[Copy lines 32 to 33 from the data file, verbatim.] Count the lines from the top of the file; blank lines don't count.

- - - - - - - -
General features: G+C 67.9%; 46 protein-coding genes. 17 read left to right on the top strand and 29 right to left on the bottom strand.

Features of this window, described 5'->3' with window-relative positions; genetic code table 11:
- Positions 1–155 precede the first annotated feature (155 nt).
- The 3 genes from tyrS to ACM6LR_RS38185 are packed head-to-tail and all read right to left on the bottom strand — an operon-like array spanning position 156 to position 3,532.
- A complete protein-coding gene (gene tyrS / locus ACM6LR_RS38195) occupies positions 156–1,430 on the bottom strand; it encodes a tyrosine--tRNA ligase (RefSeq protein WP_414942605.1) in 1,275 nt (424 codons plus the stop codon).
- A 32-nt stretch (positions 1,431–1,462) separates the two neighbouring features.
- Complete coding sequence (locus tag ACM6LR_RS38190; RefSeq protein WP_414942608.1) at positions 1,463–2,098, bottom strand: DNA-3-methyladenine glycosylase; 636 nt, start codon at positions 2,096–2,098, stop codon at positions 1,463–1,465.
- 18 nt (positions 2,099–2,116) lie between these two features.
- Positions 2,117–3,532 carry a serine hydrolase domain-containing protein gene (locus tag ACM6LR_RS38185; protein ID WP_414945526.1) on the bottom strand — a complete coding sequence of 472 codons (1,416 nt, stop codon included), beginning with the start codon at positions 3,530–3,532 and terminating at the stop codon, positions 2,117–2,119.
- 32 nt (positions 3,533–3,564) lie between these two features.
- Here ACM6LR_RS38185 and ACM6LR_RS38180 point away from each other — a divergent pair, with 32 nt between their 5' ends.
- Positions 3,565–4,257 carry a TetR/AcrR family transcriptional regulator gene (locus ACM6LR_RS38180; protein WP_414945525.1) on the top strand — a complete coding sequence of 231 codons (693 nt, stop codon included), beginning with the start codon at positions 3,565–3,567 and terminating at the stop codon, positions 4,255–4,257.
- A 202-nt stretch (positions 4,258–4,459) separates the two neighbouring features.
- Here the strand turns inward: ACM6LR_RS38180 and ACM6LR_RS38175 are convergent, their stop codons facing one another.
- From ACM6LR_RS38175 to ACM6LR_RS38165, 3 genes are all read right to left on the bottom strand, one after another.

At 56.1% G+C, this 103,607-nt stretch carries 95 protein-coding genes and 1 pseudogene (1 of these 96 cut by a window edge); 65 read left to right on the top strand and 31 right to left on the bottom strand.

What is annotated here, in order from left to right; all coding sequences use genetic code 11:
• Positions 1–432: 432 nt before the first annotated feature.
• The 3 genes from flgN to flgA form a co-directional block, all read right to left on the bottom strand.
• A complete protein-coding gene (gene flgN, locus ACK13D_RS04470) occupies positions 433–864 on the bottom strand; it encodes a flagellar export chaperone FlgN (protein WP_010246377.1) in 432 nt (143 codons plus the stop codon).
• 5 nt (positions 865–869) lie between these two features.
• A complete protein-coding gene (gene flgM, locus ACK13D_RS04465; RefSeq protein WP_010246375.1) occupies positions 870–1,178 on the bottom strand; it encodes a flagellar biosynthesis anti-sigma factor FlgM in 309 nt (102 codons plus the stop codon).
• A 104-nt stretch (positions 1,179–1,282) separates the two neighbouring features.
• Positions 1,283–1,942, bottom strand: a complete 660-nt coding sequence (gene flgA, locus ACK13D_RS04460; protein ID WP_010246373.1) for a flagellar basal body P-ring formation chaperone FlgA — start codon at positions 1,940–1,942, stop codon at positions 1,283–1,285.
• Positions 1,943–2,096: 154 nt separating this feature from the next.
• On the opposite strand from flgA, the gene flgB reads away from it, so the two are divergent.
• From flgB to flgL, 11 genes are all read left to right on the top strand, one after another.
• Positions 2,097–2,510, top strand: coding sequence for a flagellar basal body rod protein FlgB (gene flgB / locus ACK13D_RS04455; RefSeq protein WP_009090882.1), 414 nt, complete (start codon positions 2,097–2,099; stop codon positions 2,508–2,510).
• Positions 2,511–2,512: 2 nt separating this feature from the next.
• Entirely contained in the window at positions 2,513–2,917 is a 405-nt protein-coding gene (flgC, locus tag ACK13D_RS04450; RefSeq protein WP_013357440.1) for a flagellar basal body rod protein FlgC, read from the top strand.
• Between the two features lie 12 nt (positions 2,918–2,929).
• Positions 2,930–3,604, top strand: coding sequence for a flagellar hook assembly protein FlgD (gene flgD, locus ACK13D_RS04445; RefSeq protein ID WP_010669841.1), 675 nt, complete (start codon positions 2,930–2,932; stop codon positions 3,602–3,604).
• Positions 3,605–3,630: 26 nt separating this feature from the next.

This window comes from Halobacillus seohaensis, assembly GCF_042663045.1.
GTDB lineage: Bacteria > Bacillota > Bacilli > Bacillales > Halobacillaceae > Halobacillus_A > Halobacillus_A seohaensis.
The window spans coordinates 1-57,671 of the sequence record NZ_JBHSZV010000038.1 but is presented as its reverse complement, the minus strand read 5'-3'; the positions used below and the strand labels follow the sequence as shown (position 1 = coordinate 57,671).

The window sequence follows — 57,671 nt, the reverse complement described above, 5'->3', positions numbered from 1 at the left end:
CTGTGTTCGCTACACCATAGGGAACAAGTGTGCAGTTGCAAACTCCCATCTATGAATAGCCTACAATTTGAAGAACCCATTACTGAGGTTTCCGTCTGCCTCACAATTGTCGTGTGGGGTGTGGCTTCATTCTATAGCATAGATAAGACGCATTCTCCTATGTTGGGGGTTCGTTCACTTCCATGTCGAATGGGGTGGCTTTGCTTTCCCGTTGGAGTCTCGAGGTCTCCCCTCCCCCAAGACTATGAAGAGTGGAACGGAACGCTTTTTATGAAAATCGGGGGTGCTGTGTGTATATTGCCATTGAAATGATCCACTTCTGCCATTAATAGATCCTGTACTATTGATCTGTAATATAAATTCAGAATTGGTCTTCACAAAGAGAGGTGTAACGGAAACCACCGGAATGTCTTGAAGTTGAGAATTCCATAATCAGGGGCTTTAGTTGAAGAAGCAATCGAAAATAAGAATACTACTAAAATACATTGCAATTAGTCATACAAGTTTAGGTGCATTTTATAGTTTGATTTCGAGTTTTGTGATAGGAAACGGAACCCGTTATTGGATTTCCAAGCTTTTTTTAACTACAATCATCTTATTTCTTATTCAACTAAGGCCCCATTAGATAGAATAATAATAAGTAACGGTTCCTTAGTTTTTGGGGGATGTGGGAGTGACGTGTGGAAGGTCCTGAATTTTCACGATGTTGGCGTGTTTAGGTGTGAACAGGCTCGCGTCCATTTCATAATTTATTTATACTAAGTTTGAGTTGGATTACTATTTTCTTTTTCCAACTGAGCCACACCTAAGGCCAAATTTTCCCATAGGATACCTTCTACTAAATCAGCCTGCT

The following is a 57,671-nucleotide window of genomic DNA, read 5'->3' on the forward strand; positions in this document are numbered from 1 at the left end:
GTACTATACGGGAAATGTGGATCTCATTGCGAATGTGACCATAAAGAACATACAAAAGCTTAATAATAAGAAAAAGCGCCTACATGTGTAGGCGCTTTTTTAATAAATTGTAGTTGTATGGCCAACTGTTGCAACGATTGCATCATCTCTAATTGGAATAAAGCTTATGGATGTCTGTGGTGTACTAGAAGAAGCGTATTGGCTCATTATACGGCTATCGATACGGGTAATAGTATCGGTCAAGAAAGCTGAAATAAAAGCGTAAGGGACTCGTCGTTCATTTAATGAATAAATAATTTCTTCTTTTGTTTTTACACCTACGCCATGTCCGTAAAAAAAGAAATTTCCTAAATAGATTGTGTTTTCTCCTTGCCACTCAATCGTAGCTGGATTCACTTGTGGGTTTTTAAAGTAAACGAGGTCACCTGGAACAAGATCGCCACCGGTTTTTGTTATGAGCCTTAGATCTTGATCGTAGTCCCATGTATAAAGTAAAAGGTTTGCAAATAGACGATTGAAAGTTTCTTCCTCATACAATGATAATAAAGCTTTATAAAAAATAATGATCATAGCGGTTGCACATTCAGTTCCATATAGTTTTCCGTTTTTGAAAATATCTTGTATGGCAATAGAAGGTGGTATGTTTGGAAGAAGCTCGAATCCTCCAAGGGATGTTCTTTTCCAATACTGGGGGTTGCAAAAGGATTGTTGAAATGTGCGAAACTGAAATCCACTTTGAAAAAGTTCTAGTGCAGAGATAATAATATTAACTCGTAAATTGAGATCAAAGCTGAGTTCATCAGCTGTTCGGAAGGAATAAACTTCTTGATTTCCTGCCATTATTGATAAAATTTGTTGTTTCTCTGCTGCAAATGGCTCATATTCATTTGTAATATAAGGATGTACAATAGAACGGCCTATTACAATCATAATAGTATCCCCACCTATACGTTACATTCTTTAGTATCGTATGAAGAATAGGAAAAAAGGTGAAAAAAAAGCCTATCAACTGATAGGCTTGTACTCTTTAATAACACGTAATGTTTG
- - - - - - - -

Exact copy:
• Positions 2,930–3,604, top strand: coding sequence for a flagellar hook assembly protein FlgD (gene flgD, locus ACK13D_RS04445; RefSeq protein ID WP_010669841.1), 675 nt, complete (start codon positions 2,930–2,932; stop codon positions 3,602–3,604).
• Positions 3,605–3,630: 26 nt separating this feature from the next.